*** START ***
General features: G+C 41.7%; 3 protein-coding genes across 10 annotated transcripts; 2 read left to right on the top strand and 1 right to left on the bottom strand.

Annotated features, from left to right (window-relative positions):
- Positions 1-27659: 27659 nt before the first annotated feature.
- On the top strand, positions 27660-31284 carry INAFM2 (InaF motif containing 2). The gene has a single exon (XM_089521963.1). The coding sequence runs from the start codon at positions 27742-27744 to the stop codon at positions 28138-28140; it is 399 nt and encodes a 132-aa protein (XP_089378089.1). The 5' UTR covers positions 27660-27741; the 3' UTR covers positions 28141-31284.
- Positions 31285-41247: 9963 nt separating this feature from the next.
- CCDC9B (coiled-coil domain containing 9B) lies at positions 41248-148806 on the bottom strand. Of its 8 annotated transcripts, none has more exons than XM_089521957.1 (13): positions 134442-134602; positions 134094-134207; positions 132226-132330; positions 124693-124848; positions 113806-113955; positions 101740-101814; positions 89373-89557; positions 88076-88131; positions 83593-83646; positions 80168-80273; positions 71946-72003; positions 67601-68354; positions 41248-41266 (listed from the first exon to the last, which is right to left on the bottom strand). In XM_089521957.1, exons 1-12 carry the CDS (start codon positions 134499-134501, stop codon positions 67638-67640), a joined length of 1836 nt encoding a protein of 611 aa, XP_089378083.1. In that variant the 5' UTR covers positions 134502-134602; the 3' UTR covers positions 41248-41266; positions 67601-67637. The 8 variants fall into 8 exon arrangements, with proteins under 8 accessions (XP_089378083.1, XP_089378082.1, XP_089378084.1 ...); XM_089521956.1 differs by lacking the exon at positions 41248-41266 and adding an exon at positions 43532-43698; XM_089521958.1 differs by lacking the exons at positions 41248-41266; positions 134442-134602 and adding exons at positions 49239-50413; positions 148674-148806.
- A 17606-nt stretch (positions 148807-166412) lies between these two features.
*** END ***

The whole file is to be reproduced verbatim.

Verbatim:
General features: G+C 41.7%; 3 protein-coding genes across 10 annotated transcripts; 2 read left to right on the top strand and 1 right to left on the bottom strand.

Annotated features, from left to right (window-relative positions):
- Positions 1-27659: 27659 nt before the first annotated feature.
- On the top strand, positions 27660-31284 carry INAFM2 (InaF motif containing 2). The gene has a single exon (XM_089521963.1). The coding sequence runs from the start codon at positions 27742-27744 to the stop codon at positions 28138-28140; it is 399 nt and encodes a 132-aa protein (XP_089378089.1). The 5' UTR covers positions 27660-27741; the 3' UTR covers positions 28141-31284.
- Positions 31285-41247: 9963 nt separating this feature from the next.
- CCDC9B (coiled-coil domain containing 9B) lies at positions 41248-148806 on the bottom strand. Of its 8 annotated transcripts, none has more exons than XM_089521957.1 (13): positions 134442-134602; positions 134094-134207; positions 132226-132330; positions 124693-124848; positions 113806-113955; positions 101740-101814; positions 89373-89557; positions 88076-88131; positions 83593-83646; positions 80168-80273; positions 71946-72003; positions 67601-68354; positions 41248-41266 (listed from the first exon to the last, which is right to left on the bottom strand). In XM_089521957.1, exons 1-12 carry the CDS (start codon positions 134499-134501, stop codon positions 67638-67640), a joined length of 1836 nt encoding a protein of 611 aa, XP_089378083.1. In that variant the 5' UTR covers positions 134502-134602; the 3' UTR covers positions 41248-41266; positions 67601-67637. The 8 variants fall into 8 exon arrangements, with proteins under 8 accessions (XP_089378083.1, XP_089378082.1, XP_089378084.1 ...); XM_089521956.1 differs by lacking the exon at positions 41248-41266 and adding an exon at positions 43532-43698; XM_089521958.1 differs by lacking the exons at positions 41248-41266; positions 134442-134602 and adding exons at positions 49239-50413; positions 148674-148806.
- A 17606-nt stretch (positions 148807-166412) lies between these two features.